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Monday, January 29 • 5:00pm - 5:20pm
SALMONIDS: Implications of Atlantic Salmon Stocking for Great Lakes Food Webs and Contaminant Exposure

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AUTHORS. Brandon S. Gerig, Northern Michigan University; Sean Cullen, University of Notre Dame; Dominic T. Chaloner, University of Notre Dame; Roger Greil, Lake Superior State University; Ashley H. Moerke, Lake Superior State University; Gary A. Lamberti, University of Notre Dame

ABSTRACT. Salmonines are important components of the Great Lakes fishery. However, invasive species, especially Dreissenid mussels, have shifted energy flow and contaminant cycling from the pelagic to the benthic zone in Lake Huron. This altered food web structure is linked to population declines in Chinook salmon. Consequently, state management agencies have increased stocking of Atlantic salmon to maintain diversity in the recreational fishery. In this study, we used stable isotopes of carbon (d13C) and nitrogen (d15N), along with mercury (Hg) to compare food web position and bioaccumulation among Lake Huron salmonines, especially Atlantic salmon, compared with other species. When comparing isotopic niche space, Atlantic salmon exhibit significant overlap with both Chinook and coho salmon, suggesting reliance on similar prey resources. However, Atlantic salmon accumulate significantly lower quantities of Hg than Chinook salmon but are equal to coho salmon. Differences in life history, movement, and consumption rates may have contributed to lower mercury accumulation in Atlantic salmon compared to Chinook. From a food web perspective, increasing abundance of Atlantic salmon through stocking may be a preferred fisheries management strategy to reduce predator impacts on sensitive prey fish populations and reduce human exposure to dangerous contaminants such as mercury. Our survey highlights how collaboration between universities and state and federal agencies can promote proactive fisheries management.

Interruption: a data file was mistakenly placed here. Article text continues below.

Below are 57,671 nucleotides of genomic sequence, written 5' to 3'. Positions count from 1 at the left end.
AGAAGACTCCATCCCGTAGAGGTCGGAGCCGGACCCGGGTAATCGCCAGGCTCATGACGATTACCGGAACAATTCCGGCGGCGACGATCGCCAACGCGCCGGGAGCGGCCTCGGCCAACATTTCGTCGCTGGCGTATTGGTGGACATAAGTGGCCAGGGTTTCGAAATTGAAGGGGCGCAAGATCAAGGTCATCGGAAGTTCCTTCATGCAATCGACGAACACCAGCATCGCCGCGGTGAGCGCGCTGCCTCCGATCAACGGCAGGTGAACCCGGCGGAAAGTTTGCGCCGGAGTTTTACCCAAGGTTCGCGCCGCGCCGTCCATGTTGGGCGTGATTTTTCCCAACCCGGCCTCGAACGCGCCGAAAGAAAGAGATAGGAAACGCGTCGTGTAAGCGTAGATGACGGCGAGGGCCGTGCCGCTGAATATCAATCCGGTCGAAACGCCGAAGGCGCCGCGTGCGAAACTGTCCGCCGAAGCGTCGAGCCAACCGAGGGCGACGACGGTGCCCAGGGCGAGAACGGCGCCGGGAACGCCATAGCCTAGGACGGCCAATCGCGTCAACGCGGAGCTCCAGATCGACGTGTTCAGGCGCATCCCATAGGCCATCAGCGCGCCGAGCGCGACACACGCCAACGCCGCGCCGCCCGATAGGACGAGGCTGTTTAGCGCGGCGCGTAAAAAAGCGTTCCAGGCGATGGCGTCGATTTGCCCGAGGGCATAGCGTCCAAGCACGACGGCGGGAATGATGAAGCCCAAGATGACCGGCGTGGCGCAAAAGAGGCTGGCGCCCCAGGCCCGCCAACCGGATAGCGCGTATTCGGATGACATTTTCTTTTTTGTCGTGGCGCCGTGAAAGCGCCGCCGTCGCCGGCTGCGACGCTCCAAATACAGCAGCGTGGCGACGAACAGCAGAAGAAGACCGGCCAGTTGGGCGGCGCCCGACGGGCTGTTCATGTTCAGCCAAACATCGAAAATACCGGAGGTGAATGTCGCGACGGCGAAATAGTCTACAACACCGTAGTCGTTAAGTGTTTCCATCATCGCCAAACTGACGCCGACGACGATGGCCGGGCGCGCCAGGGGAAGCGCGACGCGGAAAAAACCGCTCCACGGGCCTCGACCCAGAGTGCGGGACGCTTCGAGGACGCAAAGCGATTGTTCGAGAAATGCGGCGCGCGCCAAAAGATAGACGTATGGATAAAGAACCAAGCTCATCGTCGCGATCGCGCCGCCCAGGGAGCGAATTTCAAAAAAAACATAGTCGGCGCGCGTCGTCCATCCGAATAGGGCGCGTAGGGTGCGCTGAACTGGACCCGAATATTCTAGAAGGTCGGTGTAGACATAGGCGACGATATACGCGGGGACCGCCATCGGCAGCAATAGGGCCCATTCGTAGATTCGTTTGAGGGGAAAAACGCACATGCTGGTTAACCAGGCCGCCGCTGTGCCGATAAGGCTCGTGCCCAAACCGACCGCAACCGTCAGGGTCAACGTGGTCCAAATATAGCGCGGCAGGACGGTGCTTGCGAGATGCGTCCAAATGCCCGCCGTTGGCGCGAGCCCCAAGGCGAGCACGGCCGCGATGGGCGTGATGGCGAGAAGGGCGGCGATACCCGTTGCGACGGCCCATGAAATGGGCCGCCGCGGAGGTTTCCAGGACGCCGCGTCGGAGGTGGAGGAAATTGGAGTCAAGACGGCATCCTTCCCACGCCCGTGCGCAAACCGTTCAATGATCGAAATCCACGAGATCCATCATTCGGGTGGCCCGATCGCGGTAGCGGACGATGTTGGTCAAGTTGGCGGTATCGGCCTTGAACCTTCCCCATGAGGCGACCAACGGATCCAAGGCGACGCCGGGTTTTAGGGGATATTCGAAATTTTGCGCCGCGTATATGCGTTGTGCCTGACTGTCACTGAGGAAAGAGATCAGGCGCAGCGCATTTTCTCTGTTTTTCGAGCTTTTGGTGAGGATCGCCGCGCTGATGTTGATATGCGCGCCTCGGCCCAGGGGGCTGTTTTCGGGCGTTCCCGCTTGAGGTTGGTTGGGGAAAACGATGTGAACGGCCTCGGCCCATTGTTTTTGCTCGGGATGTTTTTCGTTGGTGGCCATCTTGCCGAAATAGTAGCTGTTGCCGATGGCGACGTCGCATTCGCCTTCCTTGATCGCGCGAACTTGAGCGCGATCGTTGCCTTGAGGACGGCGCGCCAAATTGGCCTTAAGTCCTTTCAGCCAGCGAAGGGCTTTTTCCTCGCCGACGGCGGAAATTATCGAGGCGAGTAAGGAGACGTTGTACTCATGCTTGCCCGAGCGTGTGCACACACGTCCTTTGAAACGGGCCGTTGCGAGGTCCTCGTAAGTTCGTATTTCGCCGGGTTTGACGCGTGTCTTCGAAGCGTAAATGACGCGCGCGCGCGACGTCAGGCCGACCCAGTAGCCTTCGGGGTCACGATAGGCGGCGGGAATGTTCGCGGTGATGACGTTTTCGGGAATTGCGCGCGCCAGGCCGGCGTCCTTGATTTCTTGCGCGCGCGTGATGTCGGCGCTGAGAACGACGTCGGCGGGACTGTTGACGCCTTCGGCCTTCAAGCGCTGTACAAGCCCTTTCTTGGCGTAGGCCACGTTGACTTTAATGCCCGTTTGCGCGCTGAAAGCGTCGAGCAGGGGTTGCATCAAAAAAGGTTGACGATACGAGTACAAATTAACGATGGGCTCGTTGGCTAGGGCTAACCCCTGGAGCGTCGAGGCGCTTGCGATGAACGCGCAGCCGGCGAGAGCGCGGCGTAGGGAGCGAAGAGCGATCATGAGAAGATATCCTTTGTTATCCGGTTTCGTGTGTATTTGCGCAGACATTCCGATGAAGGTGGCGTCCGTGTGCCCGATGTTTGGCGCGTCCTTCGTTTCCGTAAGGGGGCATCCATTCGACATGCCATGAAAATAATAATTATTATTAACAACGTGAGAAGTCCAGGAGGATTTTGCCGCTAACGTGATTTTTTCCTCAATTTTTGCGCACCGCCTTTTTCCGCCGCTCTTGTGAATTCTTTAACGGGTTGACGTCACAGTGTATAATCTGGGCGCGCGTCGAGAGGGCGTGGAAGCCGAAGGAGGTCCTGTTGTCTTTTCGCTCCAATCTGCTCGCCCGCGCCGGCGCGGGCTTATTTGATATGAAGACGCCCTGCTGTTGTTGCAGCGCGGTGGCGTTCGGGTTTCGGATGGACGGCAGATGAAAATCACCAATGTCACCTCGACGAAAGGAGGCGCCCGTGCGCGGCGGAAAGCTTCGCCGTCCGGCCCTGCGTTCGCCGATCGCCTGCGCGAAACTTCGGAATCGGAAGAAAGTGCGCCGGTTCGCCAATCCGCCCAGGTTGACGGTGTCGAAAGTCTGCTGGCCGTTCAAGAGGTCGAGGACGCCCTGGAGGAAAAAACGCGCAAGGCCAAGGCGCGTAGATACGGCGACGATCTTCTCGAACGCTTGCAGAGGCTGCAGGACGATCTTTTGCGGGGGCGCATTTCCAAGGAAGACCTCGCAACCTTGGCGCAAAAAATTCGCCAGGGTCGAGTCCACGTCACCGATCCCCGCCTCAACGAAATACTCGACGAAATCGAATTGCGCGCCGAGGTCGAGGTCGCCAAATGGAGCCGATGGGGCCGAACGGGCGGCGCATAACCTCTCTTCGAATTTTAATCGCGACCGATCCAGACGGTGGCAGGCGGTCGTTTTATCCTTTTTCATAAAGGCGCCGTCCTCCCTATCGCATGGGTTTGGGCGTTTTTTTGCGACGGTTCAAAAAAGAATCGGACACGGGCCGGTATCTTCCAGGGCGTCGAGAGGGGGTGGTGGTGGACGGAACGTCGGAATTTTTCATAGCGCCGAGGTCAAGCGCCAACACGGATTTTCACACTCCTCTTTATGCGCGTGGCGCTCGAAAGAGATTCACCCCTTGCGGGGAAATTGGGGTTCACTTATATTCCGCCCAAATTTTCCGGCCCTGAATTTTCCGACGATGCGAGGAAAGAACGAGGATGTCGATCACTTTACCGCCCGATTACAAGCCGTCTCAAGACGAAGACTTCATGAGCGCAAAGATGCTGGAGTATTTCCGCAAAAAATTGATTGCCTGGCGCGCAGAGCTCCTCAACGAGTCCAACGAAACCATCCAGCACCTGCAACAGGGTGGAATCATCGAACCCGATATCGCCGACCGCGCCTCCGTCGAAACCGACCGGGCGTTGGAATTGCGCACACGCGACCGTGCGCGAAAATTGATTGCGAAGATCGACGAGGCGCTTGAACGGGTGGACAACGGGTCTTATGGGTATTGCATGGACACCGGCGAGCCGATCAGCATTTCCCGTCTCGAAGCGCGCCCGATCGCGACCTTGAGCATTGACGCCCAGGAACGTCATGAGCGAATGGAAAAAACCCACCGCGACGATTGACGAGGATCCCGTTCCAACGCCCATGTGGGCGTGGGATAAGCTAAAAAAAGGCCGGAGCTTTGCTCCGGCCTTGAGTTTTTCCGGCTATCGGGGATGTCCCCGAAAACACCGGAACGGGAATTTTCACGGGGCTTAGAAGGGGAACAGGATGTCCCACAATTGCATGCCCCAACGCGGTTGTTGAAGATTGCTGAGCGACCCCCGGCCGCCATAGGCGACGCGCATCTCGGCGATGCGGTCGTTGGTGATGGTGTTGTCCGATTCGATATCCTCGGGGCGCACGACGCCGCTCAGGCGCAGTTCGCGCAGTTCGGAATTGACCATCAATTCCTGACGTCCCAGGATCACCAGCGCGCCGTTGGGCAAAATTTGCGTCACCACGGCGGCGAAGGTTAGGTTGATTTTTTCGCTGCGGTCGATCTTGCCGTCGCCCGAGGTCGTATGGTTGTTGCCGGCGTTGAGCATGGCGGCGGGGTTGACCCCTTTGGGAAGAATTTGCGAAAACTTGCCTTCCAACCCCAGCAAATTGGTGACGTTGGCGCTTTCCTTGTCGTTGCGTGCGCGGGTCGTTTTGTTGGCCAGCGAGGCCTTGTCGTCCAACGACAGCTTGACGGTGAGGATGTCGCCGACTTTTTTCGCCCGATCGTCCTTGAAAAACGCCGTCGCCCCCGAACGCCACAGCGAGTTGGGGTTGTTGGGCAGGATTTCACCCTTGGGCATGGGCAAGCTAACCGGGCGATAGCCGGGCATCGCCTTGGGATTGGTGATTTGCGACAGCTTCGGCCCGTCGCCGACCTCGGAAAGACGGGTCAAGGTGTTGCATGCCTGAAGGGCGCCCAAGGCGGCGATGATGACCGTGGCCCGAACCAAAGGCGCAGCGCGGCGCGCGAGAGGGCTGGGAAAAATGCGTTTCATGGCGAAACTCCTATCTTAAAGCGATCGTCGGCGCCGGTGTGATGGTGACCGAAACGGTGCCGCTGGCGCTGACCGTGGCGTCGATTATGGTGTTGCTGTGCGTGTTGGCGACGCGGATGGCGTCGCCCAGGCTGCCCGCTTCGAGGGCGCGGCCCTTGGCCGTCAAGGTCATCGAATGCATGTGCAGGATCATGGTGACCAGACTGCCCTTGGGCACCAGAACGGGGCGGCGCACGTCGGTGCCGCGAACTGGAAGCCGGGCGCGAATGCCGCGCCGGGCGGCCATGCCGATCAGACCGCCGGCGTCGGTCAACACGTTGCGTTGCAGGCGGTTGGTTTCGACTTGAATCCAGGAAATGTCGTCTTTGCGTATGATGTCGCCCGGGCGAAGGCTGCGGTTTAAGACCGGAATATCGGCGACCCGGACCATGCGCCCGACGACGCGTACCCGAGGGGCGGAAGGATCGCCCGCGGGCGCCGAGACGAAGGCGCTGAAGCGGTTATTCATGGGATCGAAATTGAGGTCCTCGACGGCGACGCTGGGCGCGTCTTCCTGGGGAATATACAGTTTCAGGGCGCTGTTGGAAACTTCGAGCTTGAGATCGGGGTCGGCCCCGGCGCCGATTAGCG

Monday January 29, 2018 5:00pm - 5:20pm CST